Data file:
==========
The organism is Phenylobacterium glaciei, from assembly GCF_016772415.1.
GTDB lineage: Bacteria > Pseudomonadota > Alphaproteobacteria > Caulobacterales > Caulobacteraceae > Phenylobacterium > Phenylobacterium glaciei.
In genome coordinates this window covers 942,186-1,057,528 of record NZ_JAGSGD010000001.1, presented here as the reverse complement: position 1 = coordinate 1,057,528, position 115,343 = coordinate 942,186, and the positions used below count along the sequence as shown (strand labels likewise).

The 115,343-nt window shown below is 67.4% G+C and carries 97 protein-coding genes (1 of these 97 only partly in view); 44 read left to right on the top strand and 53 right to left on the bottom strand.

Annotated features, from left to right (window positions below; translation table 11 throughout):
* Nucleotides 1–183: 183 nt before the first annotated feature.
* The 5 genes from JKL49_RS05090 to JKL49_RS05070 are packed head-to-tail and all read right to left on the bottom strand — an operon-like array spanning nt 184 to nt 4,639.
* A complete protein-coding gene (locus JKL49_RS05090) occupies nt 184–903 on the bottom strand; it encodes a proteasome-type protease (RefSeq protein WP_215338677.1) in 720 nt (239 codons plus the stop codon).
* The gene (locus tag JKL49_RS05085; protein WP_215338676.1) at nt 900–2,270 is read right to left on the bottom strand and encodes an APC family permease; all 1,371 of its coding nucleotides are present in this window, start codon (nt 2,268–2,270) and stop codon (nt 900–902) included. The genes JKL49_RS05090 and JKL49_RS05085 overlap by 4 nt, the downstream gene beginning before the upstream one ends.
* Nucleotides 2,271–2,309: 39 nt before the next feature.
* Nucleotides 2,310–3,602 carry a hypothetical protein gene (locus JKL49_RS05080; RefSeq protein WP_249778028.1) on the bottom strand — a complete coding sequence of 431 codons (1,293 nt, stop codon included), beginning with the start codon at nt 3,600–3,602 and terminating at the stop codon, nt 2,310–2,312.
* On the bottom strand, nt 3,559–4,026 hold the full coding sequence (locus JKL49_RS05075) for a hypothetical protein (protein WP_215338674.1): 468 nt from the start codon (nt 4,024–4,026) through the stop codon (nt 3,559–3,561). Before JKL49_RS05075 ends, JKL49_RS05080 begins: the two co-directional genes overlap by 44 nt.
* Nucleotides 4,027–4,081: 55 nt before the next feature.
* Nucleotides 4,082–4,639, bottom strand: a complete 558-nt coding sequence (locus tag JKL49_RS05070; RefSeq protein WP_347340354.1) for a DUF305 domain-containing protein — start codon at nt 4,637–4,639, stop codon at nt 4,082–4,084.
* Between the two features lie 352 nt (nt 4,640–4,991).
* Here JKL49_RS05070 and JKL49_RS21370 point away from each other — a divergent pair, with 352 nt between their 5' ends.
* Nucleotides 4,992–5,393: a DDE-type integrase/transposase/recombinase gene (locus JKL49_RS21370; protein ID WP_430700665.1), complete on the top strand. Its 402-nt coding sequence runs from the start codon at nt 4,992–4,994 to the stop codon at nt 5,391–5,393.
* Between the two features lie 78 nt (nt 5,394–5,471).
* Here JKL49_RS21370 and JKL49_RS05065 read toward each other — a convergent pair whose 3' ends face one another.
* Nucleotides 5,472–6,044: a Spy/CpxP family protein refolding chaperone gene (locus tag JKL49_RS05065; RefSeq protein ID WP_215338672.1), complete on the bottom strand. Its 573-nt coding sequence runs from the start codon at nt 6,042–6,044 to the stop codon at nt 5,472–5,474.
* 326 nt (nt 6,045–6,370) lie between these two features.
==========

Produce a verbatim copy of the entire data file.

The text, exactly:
The organism is Phenylobacterium glaciei, from assembly GCF_016772415.1.
GTDB lineage: Bacteria > Pseudomonadota > Alphaproteobacteria > Caulobacterales > Caulobacteraceae > Phenylobacterium > Phenylobacterium glaciei.
In genome coordinates this window covers 942,186-1,057,528 of record NZ_JAGSGD010000001.1, presented here as the reverse complement: position 1 = coordinate 1,057,528, position 115,343 = coordinate 942,186, and the positions used below count along the sequence as shown (strand labels likewise).

The 115,343-nt window shown below is 67.4% G+C and carries 97 protein-coding genes (1 of these 97 only partly in view); 44 read left to right on the top strand and 53 right to left on the bottom strand.

Annotated features, from left to right (window positions below; translation table 11 throughout):
* Nucleotides 1–183: 183 nt before the first annotated feature.
* The 5 genes from JKL49_RS05090 to JKL49_RS05070 are packed head-to-tail and all read right to left on the bottom strand — an operon-like array spanning nt 184 to nt 4,639.
* A complete protein-coding gene (locus JKL49_RS05090) occupies nt 184–903 on the bottom strand; it encodes a proteasome-type protease (RefSeq protein WP_215338677.1) in 720 nt (239 codons plus the stop codon).
* The gene (locus tag JKL49_RS05085; protein WP_215338676.1) at nt 900–2,270 is read right to left on the bottom strand and encodes an APC family permease; all 1,371 of its coding nucleotides are present in this window, start codon (nt 2,268–2,270) and stop codon (nt 900–902) included. The genes JKL49_RS05090 and JKL49_RS05085 overlap by 4 nt, the downstream gene beginning before the upstream one ends.
* Nucleotides 2,271–2,309: 39 nt before the next feature.
* Nucleotides 2,310–3,602 carry a hypothetical protein gene (locus JKL49_RS05080; RefSeq protein WP_249778028.1) on the bottom strand — a complete coding sequence of 431 codons (1,293 nt, stop codon included), beginning with the start codon at nt 3,600–3,602 and terminating at the stop codon, nt 2,310–2,312.
* On the bottom strand, nt 3,559–4,026 hold the full coding sequence (locus JKL49_RS05075) for a hypothetical protein (protein WP_215338674.1): 468 nt from the start codon (nt 4,024–4,026) through the stop codon (nt 3,559–3,561). Before JKL49_RS05075 ends, JKL49_RS05080 begins: the two co-directional genes overlap by 44 nt.
* Nucleotides 4,027–4,081: 55 nt before the next feature.
* Nucleotides 4,082–4,639, bottom strand: a complete 558-nt coding sequence (locus tag JKL49_RS05070; RefSeq protein WP_347340354.1) for a DUF305 domain-containing protein — start codon at nt 4,637–4,639, stop codon at nt 4,082–4,084.
* Between the two features lie 352 nt (nt 4,640–4,991).
* Here JKL49_RS05070 and JKL49_RS21370 point away from each other — a divergent pair, with 352 nt between their 5' ends.
* Nucleotides 4,992–5,393: a DDE-type integrase/transposase/recombinase gene (locus JKL49_RS21370; protein ID WP_430700665.1), complete on the top strand. Its 402-nt coding sequence runs from the start codon at nt 4,992–4,994 to the stop codon at nt 5,391–5,393.
* Between the two features lie 78 nt (nt 5,394–5,471).
* Here JKL49_RS21370 and JKL49_RS05065 read toward each other — a convergent pair whose 3' ends face one another.
* Nucleotides 5,472–6,044: a Spy/CpxP family protein refolding chaperone gene (locus tag JKL49_RS05065; RefSeq protein ID WP_215338672.1), complete on the bottom strand. Its 573-nt coding sequence runs from the start codon at nt 6,042–6,044 to the stop codon at nt 5,472–5,474.
* 326 nt (nt 6,045–6,370) lie between these two features.